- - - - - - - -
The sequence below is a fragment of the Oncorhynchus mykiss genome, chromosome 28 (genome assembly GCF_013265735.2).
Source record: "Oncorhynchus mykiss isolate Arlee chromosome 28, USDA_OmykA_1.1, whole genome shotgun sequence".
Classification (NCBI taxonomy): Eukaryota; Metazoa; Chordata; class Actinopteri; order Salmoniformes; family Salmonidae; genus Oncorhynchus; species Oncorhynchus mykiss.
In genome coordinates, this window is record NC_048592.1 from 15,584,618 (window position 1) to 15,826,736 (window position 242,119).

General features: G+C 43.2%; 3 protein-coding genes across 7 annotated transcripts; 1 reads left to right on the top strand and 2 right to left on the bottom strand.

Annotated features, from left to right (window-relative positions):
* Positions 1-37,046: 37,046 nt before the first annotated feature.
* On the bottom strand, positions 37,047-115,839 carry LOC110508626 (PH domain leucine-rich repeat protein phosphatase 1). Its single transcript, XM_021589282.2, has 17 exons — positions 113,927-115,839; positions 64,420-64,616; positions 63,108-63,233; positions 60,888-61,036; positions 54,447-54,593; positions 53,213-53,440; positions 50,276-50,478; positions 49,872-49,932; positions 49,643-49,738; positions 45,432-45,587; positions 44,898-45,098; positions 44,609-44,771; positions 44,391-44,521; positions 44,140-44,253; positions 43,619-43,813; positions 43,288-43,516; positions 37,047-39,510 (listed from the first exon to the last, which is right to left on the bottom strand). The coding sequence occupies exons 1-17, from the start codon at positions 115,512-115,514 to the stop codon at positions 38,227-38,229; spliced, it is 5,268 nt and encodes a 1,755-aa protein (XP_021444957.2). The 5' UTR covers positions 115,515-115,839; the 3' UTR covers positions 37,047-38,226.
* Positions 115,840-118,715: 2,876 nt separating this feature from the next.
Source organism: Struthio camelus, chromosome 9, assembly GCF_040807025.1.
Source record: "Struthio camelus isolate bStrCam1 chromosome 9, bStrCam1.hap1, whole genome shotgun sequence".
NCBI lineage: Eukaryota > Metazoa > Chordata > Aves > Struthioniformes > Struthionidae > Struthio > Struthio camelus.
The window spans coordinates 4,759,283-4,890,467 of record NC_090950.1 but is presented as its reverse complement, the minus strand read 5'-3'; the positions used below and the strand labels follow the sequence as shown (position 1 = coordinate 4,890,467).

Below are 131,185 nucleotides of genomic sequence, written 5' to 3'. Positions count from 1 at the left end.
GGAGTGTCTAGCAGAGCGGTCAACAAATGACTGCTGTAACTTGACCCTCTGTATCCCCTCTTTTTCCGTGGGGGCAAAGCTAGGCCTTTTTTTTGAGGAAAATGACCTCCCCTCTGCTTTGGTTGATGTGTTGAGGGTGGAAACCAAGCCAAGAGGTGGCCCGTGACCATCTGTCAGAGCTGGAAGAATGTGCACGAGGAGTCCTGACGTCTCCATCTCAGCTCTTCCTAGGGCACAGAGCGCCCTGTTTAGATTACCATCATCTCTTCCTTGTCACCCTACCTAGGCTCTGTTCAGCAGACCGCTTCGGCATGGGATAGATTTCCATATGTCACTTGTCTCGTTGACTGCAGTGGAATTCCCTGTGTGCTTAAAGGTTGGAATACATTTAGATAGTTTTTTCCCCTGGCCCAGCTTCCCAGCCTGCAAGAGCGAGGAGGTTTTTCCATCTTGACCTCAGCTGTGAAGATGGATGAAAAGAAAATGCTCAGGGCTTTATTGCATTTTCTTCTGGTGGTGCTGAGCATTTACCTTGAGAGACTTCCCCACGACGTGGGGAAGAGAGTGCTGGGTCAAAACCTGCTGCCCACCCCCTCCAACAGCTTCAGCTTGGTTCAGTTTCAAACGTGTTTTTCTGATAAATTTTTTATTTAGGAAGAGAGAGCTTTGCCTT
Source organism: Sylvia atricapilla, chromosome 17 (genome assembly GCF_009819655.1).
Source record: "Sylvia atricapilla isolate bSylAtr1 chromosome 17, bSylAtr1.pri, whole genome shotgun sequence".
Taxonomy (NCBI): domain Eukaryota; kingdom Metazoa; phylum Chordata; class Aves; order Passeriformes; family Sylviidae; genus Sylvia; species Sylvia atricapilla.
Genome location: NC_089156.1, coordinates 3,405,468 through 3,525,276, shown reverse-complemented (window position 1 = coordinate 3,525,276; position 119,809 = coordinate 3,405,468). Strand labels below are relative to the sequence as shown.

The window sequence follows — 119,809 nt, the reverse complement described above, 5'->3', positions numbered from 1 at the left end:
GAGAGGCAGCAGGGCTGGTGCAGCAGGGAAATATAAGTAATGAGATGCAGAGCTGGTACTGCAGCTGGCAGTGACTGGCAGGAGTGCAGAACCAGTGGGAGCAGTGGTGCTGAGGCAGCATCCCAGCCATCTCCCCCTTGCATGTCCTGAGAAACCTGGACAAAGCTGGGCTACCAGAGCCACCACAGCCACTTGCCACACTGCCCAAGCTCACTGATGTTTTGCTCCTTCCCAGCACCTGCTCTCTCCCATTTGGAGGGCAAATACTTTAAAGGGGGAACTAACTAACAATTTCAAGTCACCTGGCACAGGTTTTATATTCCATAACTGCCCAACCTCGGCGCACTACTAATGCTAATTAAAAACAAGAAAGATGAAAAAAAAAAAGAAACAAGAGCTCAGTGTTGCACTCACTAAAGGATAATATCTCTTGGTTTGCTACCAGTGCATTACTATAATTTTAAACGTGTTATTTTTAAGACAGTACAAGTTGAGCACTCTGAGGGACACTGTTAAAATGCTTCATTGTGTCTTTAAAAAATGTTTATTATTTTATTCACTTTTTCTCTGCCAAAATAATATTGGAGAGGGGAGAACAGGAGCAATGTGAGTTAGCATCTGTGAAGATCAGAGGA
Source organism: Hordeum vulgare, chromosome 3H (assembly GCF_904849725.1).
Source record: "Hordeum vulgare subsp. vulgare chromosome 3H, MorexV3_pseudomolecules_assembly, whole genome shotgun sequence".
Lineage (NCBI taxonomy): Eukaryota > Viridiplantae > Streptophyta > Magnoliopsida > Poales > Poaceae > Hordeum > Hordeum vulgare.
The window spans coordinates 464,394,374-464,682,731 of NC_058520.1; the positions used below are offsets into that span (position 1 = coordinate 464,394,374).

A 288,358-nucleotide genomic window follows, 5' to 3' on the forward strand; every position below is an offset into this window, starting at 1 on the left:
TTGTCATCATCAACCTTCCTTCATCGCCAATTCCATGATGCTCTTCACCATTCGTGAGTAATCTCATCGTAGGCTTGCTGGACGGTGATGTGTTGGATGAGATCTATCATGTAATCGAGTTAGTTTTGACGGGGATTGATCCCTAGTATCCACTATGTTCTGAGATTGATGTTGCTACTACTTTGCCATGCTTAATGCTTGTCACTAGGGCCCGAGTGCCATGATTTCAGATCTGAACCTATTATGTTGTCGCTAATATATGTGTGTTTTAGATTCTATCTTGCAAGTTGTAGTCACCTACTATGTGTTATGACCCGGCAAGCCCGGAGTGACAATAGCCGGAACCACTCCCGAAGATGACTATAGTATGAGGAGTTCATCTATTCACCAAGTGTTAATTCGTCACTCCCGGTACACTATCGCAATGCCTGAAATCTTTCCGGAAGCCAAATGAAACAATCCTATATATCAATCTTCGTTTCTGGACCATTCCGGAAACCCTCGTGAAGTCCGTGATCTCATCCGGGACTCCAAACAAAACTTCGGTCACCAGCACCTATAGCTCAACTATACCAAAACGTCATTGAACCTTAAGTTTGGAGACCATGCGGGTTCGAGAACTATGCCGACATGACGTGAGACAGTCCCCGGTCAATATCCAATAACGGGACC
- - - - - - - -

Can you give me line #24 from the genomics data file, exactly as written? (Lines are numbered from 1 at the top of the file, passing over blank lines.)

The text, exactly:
Lineage (NCBI taxonomy): Eukaryota > Viridiplantae > Streptophyta > Magnoliopsida > Poales > Poaceae > Hordeum > Hordeum vulgare.